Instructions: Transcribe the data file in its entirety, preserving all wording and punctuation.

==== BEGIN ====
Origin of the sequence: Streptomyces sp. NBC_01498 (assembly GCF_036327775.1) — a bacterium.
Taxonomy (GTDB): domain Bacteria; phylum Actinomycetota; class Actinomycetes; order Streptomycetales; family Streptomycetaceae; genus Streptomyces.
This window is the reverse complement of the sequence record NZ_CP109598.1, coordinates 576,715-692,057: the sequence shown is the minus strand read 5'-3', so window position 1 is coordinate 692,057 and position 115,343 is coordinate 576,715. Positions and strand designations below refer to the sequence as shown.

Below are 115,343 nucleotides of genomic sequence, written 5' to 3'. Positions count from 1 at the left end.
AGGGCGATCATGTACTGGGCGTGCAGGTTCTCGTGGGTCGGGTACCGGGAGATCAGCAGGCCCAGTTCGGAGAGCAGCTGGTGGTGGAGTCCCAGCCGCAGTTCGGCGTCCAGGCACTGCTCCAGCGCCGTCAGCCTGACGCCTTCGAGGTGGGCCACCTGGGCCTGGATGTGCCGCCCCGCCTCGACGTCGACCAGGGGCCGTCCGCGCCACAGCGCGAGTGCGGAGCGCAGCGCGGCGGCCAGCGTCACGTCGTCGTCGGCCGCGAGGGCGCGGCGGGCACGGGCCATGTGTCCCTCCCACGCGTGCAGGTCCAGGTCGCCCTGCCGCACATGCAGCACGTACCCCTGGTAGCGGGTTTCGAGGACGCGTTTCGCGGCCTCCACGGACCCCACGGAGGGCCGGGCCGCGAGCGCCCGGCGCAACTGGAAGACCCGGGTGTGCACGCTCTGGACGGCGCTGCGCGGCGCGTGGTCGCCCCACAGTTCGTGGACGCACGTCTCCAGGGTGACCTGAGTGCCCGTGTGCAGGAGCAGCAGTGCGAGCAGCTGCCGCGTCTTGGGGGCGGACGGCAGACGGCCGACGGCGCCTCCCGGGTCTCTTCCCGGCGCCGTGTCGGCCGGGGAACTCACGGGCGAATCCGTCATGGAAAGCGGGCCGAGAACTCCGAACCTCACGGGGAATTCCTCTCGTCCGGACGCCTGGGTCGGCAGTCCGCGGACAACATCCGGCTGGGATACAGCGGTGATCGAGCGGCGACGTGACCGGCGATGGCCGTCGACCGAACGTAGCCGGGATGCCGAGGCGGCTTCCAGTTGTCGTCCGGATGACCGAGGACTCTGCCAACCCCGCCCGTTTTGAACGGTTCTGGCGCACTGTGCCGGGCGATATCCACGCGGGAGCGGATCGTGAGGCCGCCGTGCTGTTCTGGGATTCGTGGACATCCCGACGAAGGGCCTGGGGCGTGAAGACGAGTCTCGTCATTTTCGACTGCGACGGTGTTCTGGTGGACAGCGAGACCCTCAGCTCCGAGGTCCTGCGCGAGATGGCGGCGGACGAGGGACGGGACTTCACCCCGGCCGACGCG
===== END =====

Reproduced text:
Origin of the sequence: Streptomyces sp. NBC_01498 (assembly GCF_036327775.1) — a bacterium.
Taxonomy (GTDB): domain Bacteria; phylum Actinomycetota; class Actinomycetes; order Streptomycetales; family Streptomycetaceae; genus Streptomyces.
This window is the reverse complement of the sequence record NZ_CP109598.1, coordinates 576,715-692,057: the sequence shown is the minus strand read 5'-3', so window position 1 is coordinate 692,057 and position 115,343 is coordinate 576,715. Positions and strand designations below refer to the sequence as shown.

Below are 115,343 nucleotides of genomic sequence, written 5' to 3'. Positions count from 1 at the left end.
AGGGCGATCATGTACTGGGCGTGCAGGTTCTCGTGGGTCGGGTACCGGGAGATCAGCAGGCCCAGTTCGGAGAGCAGCTGGTGGTGGAGTCCCAGCCGCAGTTCGGCGTCCAGGCACTGCTCCAGCGCCGTCAGCCTGACGCCTTCGAGGTGGGCCACCTGGGCCTGGATGTGCCGCCCCGCCTCGACGTCGACCAGGGGCCGTCCGCGCCACAGCGCGAGTGCGGAGCGCAGCGCGGCGGCCAGCGTCACGTCGTCGTCGGCCGCGAGGGCGCGGCGGGCACGGGCCATGTGTCCCTCCCACGCGTGCAGGTCCAGGTCGCCCTGCCGCACATGCAGCACGTACCCCTGGTAGCGGGTTTCGAGGACGCGTTTCGCGGCCTCCACGGACCCCACGGAGGGCCGGGCCGCGAGCGCCCGGCGCAACTGGAAGACCCGGGTGTGCACGCTCTGGACGGCGCTGCGCGGCGCGTGGTCGCCCCACAGTTCGTGGACGCACGTCTCCAGGGTGACCTGAGTGCCCGTGTGCAGGAGCAGCAGTGCGAGCAGCTGCCGCGTCTTGGGGGCGGACGGCAGACGGCCGACGGCGCCTCCCGGGTCTCTTCCCGGCGCCGTGTCGGCCGGGGAACTCACGGGCGAATCCGTCATGGAAAGCGGGCCGAGAACTCCGAACCTCACGGGGAATTCCTCTCGTCCGGACGCCTGGGTCGGCAGTCCGCGGACAACATCCGGCTGGGATACAGCGGTGATCGAGCGGCGACGTGACCGGCGATGGCCGTCGACCGAACGTAGCCGGGATGCCGAGGCGGCTTCCAGTTGTCGTCCGGATGACCGAGGACTCTGCCAACCCCGCCCGTTTTGAACGGTTCTGGCGCACTGTGCCGGGCGATATCCACGCGGGAGCGGATCGTGAGGCCGCCGTGCTGTTCTGGGATTCGTGGACATCCCGACGAAGGGCCTGGGGCGTGAAGACGAGTCTCGTCATTTTCGACTGCGACGGTGTTCTGGTGGACAGCGAGACCCTCAGCTCCGAGGTCCTGCGCGAGATGGCGGCGGACGAGGGACGGGACTTCACCCCGGCCGACGCG